The celebrated critic and film scholar Annette Michelson saw the avant-garde filmmakers of the 1950s and 1960s as radically redefining and extending the Modernist tradition of painting and sculpture, and in essays that were as engaging as they were influential and as lucid as they were learned, she set out to demonstrate the importance of the underappreciated medium of film. On the Eve of the Future collects more than thirty years’ worth of those essays, focusing on her most relevant engagements with avant-garde production in experimental cinema, particularly with the movement known as American Independent Cinema.
This volume includes the first critical essay on Marcel Duchamp’s film Anemic Cinema, the first investigation into Joseph Cornell’s filmic practices, and the first major explorations of Michael Snow. It offers an important essay on Maya Deren, whose work was central to that era of renewal and reinvention, seminal critiques of Stan Brakhage, Hollis Frampton, and Harry Smith, and overviews of Independent Cinema. Gathered here for the first time, these texts demonstrate Michelson’s pervasive influence as a writer and thinker and her role in the establishment of cinema studies as an academic field.
The postwar generation of Independents worked to develop radically new terms, techniques, and strategies of production and distribution. Michelson shows that the fresh new forms they created from the legacy of Modernism became the basis of new forms of spectatorship and cinematic pleasure.
About the Author
Annette Michelson is Professor Emeritus in the Department of Cinema Studies at New York University. A founding editor of the journal October, she has written on art and cinema for more than five decades.
“Annette Michelson is one of the most brilliant minds that has ever turned its focus on the art of cinema. It’s a blessing to have her illuminating, inspiring, and informative pieces available in this volume.”
—Jonas Mekas, filmmaker and writer
“When many of these texts first appeared, they were undergroundbreaking. Now, as history, they continue to be impressive for their subtle insights and nuanced style. Annette Michelson’s writing is as avant-garde and of-the-moment as that of a critic/historian can be.”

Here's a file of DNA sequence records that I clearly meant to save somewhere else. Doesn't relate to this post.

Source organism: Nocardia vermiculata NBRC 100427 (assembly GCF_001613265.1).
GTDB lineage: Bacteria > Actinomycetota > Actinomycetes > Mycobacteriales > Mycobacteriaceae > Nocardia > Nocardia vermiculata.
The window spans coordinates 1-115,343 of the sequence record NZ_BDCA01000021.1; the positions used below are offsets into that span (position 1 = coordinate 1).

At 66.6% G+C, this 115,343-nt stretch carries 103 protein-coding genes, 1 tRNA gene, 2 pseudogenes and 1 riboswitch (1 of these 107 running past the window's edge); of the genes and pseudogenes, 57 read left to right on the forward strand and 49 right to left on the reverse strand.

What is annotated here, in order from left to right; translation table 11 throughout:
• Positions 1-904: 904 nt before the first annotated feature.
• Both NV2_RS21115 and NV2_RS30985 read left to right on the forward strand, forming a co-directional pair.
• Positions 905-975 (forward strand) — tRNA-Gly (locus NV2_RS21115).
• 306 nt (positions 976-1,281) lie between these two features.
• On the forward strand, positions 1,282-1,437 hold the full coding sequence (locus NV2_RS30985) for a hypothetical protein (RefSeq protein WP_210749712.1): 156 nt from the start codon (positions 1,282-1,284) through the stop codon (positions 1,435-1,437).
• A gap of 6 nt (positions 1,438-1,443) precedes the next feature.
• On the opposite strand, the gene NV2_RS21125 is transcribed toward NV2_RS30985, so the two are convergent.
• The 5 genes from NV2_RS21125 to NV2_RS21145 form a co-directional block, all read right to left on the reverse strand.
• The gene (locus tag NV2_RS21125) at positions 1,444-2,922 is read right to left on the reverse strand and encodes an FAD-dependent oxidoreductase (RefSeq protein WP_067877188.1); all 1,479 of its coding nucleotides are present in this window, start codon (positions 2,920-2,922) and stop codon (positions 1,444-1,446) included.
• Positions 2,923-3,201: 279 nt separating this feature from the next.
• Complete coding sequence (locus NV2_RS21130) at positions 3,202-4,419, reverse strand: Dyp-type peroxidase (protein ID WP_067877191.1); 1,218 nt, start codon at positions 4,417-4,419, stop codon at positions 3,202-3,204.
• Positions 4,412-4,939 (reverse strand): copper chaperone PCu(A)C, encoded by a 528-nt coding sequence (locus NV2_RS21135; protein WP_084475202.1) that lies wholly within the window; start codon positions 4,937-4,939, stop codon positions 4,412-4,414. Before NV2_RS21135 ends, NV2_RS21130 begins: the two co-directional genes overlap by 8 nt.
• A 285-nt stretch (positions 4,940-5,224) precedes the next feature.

—Michael Snow, filmmaker, musician, visual artist
“Written with enviable precision and grace, these essays remain the most compelling chronicle of the radical impact that film would have on the other arts in the twentieth century. Through her writings, Annette Michelson defined a field of critical inquiry where others saw only boundaries.”
—Bruce Jenkins, Chair, Department of Film, Video, New Media and Animation, School of the Art Institute of Chicago
- On the Eve of the Future : Selected Writings on Film
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Renderings : Critical Essays on a Century of Modern Art
by Max Kozloff
“Renderings : Critical Essays on a Century of Modern Art” is a collection of forty-three essays, originally published in The Nation, Artforum, Art International and elsewhere, organized in six sections, “Revisitations Within the Modern Tradition”; “American Art and the Generation of the Second World War”; “Essays in Modern Sculpture”; “Current Art: Options and Responses”; “Sketches in the Aesthetics of Photography” and “The Methodology of Criticism”. Illustrated sections reproduce selected works by the many artists featured throughout the texts collected here, including Gustave Courbet, Claes Oldenberg, Edward Kienholz, Robert Rauschenberg, Jasper Johns, Toulouse-Lautrec, Jackson Pollock, Pablo Picasso, David Smith, Rene Magritte, Mark Rothko, Camille Pissarro, Henri Matisse, Frank Stella, Robert Motherwell, Édouard Manet, Pierre Bonnard, Alberto Giacometti, Joseph Cornell, Medardo Rosso, Francis Bacon,Julio Gozalez, John Chamberlain, Ronald Bladen, Jacques Henri Lartigue, Larry Poons, Diane Arbus, Marcel Duchamp, and many others.
Max Kozloff (born 1933) is an American Art Historian, art critic of modern art and photographer. He has been art editor at The Nation, and Executive Editor of Artforum. His essay, “American Painting During the Cold War” is of particular importance to the criticism on American Abstract Expressionism.
* Condition: Good Very (general light wear only otherwise clean, tight) – All care is taken to provide accurate condition details of used books, photos available on request.
- Renderings by Max Kozloff
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